Judge not to judge

Judging, of course, is basic and indispensable to us. It is the first step we do to know things. As soon as our senses apprehend certain things, our intelligence is immediately activated and starts to make judgments so we can start knowing. From there, we can make many other intellectual operations— like more judgments and reasoning— to be able to know more things and in a better way.

We have to take this basic fact of life into consideration whenever we try to understand Christ’s words when he said, “Judge not and you shall not be judged.” (Mt 7,1) He did not mean that we should not judge at all, because that would be inhuman, that would be against the very nature God designed for us.

In fact, the succeeding passages of those words of Christ presume that we make judgments as a natural thing we do. “For with what judgment you judge, you shall be judged,” he said. “And with what measure you mete, it shall be measured to you again.” (7,2)

From these words, what we can conclude is that we should be careful with our judgments. We should see to it that our judgments are in accordance with our dignity as children of God who have to judge people and things the way God judges them, that is, full of charity and everything else that flows as a consequence of charity. Most prominent in these consequences of charity would be prudence and discretion.

This can mean that there must be times when we have to judge not to judge because we have no basis for making such judgments. Otherwise, we would commit what is called rash judgments. In other words, there are times when we have to withhold our judgment, or at least make only a tentative one that has to be handled with a lot of discretion.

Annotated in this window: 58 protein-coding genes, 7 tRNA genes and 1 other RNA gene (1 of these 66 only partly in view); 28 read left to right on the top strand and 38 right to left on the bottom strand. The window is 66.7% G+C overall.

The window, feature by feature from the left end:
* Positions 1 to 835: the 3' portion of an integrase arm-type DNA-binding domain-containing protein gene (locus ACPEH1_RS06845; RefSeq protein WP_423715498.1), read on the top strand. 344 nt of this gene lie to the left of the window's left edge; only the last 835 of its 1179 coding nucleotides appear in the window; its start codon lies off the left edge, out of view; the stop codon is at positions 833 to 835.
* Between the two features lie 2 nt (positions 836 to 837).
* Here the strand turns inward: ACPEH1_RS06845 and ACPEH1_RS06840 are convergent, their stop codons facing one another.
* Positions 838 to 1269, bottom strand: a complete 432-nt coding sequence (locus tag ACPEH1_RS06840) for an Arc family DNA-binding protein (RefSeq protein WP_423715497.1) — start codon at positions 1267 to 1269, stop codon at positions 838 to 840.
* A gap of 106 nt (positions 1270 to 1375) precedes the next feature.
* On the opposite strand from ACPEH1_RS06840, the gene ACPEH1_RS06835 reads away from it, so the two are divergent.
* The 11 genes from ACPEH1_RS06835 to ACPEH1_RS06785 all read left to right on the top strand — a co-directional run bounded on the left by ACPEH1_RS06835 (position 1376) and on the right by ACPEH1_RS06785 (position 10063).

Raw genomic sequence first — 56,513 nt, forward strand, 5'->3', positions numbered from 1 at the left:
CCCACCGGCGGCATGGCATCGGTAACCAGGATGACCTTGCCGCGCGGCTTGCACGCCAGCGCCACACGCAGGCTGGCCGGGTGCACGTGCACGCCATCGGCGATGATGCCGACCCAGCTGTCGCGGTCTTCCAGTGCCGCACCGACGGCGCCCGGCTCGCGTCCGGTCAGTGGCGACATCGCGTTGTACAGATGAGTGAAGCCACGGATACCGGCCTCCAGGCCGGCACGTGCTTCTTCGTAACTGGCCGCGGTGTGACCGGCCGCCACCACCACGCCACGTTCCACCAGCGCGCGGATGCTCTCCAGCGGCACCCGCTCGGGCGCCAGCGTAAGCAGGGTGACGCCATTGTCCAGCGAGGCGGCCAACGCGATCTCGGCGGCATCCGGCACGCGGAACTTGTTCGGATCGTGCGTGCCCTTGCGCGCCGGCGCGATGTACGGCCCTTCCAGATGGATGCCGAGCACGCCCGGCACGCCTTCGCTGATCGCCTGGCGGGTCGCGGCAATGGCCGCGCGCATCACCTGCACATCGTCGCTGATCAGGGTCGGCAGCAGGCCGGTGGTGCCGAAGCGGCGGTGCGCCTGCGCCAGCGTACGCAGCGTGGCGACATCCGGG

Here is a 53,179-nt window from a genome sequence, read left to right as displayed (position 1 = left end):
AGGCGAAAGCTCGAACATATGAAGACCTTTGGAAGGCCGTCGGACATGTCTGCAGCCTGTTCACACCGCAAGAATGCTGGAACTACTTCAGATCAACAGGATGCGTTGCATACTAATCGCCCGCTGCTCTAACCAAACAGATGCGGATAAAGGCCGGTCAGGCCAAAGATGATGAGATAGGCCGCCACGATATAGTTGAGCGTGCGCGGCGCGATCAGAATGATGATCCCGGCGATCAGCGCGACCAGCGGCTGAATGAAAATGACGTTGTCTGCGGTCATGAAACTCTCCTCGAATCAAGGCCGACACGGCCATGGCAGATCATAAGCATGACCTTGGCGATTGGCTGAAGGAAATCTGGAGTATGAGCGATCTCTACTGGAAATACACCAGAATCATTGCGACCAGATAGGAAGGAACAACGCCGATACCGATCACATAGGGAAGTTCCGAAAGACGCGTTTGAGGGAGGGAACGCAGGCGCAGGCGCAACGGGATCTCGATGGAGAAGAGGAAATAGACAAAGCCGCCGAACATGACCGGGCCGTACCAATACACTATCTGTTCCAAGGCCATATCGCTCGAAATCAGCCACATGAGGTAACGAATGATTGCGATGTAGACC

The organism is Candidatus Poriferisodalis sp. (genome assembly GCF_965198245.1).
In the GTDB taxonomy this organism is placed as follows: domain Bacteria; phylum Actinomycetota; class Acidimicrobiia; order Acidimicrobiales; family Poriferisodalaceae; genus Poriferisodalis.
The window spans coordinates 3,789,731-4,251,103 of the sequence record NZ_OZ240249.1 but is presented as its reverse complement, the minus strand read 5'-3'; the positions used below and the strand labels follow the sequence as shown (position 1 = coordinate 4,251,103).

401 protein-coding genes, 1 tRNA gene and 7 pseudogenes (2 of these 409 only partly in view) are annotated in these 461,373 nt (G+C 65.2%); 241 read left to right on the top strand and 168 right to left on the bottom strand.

Of course, we can have suspicions, which are already a form of judgment. We can also theorize and hypothesize, if only to understand something to a certain extent or to be able to deal in some practical way with a certain issue. These are already forms of judgment, albeit tentative and not definitive.

We have to be always wary of the need to judge not to judge when the occasion calls for it. We should not be “trigger- happy” with our judgments. We need to study and weigh things first before we make any judgments or we decide to withhold making any.

This is especially so when we are fed only with gossips and hearsays, or when we are confronted with questions and issues that are beyond our competence. Especially in the area of politics, where there is intense bias and prejudice because of its extremely partisan character, the need to judge not to judge should be deeply felt.

At best, we can only make tentative judgments that, as said above, should be handled with discretion. We need to have a good grip of our emotions and passions, because otherwise, they would usually lead us to make rash judgments.

We also have to be careful with our “small talks” that usually are none other than gossips and other inane, frivolous chats that cause harm on the name of others.

What is most important is that we fill our mind and heart with the spirit of Christ so that in everything that we think, judge and speak, there is always charity and prudence and discretion.

Let’s remember what St. Paul said about having the spirit of Christ in this regard: “The spiritual man judges all things, but he himself is not subject to anyone’s judgment. For who has known the mind of the Lord, so as to instruct Him. But we have the mind of Christ…” (1 Cor 2,15-16)

In other words, the only way we can judge properly is when we are truly identified with Christ, animated by the same spirit, having the same mind as he has.